Calcium is an essential mineral in the body and is required for numerous functions, including building and maintaining strong bones and teeth, clotting blood, regulating heart beat and muscle contraction, stimulating hormone release and sending nerve signals.
Calcium is of great importance in the prevention of osteoporosis, particularly in women who are most at risk of this disease as they age. There has also been some suggestion that calcium may help to minimize insulin resistance and may even be beneficial for weight loss.
Obtaining calcium from our diet is essential to maintain sufficient levels in the body. Dairy products are generally the most common and well known sources of calcium; however, for those who avoid dairy for medical, dietary or ethical reasons, calcium must be obtained from other sources.
Other dietary sources of calcium tend to have lower levels than dairy products and so must be consumed in greater amounts to achieve the recommended daily intake of calcium.
Research suggests that obtaining the necessary dietary calcium without dairy, whilst still meeting requirements for all other nutrients in children is very difficult and fortified foods or supplements may be needed in this case.
How much calcium do we need?
The amount of calcium needed varies at different stages in life. The RDA, (Recommended Daily Allowance) is:
For adults aged 19-50 years is 1000mg per day, which remains the same for men until the age of 70. Women aged 50 to 70 require 1200mg per day, whilst both male and females need 1200mg after the age of 70.
How much calcium is in dairy products?
To give an idea of how many serves of dairy products or calcium containing alternatives that need to be consumed to achieve these RDAs, here are the calcium content of some common milk based products.
- An eight ounce glass of milk contains 300mg
- Six ounces of yogurt has 300mg
- 2 ounces of Swiss cheese has 530mg
Calcium containing non-dairy alternatives
Soy milk and products such as yogurts are a great alternative for those avoiding milk products for medical reasons and some people even prefer the tastes. It is essential to choose a product that has been fortified with calcium as although there is naturally occurring calcium in these products they also contain compounds that inhibit its absorption in the body, hence more calcium is needed.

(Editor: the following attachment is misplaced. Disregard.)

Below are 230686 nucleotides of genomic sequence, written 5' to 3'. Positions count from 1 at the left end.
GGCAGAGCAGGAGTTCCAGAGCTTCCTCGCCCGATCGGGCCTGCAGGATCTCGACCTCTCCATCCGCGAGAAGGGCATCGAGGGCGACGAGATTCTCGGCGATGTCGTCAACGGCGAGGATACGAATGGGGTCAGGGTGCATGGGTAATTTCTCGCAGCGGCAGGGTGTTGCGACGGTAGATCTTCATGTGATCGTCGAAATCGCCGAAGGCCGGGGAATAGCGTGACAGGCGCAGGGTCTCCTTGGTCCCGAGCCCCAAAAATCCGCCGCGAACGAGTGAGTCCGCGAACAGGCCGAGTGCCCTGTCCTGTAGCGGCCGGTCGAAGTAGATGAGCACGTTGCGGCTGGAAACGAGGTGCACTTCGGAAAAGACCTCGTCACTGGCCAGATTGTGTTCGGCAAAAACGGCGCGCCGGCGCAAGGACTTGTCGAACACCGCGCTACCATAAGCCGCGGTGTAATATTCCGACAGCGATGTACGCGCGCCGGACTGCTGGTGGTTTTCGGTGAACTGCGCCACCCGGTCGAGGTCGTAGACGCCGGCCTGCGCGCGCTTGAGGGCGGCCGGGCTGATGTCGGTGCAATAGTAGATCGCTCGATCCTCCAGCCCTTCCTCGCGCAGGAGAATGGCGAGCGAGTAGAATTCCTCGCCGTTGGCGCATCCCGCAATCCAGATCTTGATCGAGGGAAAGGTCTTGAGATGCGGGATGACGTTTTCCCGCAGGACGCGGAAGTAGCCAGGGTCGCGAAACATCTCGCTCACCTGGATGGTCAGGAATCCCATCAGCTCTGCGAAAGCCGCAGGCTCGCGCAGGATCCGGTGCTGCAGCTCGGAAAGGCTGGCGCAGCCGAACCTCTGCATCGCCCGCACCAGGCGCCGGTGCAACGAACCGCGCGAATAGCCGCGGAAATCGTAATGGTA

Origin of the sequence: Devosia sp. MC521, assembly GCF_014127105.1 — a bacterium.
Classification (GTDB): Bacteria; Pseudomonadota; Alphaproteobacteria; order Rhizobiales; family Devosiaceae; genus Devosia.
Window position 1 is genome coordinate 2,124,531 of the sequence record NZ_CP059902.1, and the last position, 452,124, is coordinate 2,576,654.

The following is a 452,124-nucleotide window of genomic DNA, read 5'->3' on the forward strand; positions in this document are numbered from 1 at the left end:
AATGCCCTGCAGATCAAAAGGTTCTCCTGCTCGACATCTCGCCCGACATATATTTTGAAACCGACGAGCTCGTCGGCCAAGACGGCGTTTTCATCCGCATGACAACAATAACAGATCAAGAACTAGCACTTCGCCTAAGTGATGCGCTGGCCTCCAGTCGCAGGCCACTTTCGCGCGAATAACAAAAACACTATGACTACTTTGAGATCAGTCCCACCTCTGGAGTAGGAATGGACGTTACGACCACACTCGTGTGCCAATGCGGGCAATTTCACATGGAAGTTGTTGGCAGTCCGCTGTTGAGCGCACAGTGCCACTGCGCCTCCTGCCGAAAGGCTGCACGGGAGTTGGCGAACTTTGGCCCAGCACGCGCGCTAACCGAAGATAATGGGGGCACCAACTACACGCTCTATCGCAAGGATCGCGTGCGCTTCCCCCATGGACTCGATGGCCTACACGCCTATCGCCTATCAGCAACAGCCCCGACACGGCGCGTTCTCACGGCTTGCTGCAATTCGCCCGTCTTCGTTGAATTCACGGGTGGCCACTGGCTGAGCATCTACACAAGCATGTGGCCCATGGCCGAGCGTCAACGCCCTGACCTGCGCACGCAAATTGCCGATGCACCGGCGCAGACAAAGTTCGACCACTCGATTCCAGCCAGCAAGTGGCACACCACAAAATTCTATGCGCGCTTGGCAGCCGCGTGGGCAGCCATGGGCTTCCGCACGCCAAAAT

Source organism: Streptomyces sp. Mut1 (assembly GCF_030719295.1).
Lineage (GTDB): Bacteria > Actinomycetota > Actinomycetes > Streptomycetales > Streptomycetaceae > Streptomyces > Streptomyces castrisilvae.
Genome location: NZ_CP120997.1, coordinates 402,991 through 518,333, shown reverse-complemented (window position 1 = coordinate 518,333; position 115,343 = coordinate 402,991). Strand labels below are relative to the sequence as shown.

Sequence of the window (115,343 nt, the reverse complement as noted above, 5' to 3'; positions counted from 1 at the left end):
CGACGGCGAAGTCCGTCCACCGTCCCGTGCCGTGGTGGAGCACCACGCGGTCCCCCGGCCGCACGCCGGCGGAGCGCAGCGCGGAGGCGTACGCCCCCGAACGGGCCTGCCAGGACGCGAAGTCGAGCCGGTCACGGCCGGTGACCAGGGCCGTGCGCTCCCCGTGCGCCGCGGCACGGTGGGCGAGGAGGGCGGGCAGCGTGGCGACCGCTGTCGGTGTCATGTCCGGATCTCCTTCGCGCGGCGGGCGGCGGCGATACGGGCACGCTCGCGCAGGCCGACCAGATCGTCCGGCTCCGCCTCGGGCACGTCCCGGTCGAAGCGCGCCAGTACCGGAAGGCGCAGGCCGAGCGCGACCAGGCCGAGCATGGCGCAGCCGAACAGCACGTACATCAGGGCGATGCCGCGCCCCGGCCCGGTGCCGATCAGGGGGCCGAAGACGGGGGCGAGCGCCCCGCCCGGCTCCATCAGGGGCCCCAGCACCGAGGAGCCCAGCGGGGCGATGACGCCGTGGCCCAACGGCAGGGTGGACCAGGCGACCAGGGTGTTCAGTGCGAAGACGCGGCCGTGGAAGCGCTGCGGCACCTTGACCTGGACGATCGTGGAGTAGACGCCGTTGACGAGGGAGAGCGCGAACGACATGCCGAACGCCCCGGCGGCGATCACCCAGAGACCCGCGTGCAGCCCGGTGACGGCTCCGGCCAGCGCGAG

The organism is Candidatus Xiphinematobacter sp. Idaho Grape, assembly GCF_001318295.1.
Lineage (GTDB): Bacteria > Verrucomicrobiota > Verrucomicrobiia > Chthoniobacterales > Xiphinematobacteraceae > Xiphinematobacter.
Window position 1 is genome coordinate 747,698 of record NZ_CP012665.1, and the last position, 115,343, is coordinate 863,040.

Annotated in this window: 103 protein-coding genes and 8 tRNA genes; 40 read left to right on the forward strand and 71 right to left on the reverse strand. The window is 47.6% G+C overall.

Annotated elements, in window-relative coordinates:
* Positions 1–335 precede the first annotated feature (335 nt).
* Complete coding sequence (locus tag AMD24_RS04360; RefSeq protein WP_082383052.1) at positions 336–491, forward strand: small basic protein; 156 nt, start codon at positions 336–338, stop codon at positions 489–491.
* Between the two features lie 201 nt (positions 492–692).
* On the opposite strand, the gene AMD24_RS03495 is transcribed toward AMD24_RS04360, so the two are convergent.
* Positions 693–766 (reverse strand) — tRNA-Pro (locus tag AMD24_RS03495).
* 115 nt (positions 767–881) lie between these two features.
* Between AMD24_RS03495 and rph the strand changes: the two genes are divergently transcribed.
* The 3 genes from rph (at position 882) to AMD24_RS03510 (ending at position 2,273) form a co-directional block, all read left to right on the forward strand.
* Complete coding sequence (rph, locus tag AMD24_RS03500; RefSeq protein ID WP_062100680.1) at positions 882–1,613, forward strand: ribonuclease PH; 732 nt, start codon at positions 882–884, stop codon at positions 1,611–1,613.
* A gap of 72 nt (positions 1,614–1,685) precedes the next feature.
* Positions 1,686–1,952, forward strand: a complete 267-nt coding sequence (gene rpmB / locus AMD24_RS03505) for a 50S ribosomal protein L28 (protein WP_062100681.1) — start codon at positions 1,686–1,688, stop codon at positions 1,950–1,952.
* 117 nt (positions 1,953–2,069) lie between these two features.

One cup of fortified soy milk contains around 300mg of calcium and so is comparable to cow’s milk.
Firm tofu that is set in calcium sulphate is a good source of calcium particularly for vegetarians and vegans. Half a cup of tofu contains roughly 250mg of calcium, although this tends to vary with different brands. Tofu is a versatile ingredient that can be used in both sweet and savory dishes as a healthy alternative to meat.
Food manufacturers now commonly add calcium to foods where it is not normally present in large quantities, making it even easier to get your daily requirements without dairy. Bread, flour, cereals and orange juice are all common products to be fortified and will usually have an obvious label telling you that this has been done.
A glass of fortified orange juice can contain up to 500mg of calcium, and so is an excellent way to boost your intake.
Green Leafy Veg
Vegetables such as spinach, collards, kale, pak-choi and broccoli are all good sources of calcium, although the level of absorption of calcium is thought to vary between different vegetables. Collards have the highest calcium level 180mg for half a cup of cooked greens, while spinach offers around 140mg for the same amount, although it has been suggested that as little as 5% of this may be absorbed into the body.
Broccoli contains less calcium, however as it is more easily absorbed it may in fact be a better way to get calcium in the diet.
Nuts such as almonds contain around 40mg of calcium for 15 nuts. Although you would need to eat a lot to reach the RDA, as part of a diet that contains other sources of calcium, almonds can contribute to your total calcium intake and also provide other healthy substances such as unsaturated fats and fiber. (See also: Best nuts and seeds)
These little seeds contain around 88mg of calcium per tablespoon and are easy to add to your diet. Try sprinkling them on salad or choose breads that contain these seeds and you can add calcium to your diet effortlessly.
Canned fish with bones
Canned salmon or other fish with bones are good sources of calcium for those who eat animal products. Three ounces of canned pink salmon contains around 180mg of calcium, but it is important to remember that most of this is found in the bones of the fish, so you need to eat these as well to get all the calcium.
Peas and Beans
Canned or cooked dried beans or peas also have relatively high calcium content and have the added bonus of being a good source of protein and fiber, especially for vegetarians and vegans.
Half a cup of cooked cowpeas will give you around 105mg of calcium, whilst the same amount of canned white beans will provide about 96mg.
A cup of dried figs provides around 300mg of calcium. As with almonds, you may not want to eat such large amounts daily, however, in combination with other calcium rich foods these can make a valuable contribution to the diet.
Although this may seem an unlikely source of calcium in the diet, blackstrap molasses provide about 130 to 170mg per tablespoon. To incorporate this into your diet, try using it as a sweetener in baking, or try it as an ingredient in marinades for meat.
References used in this article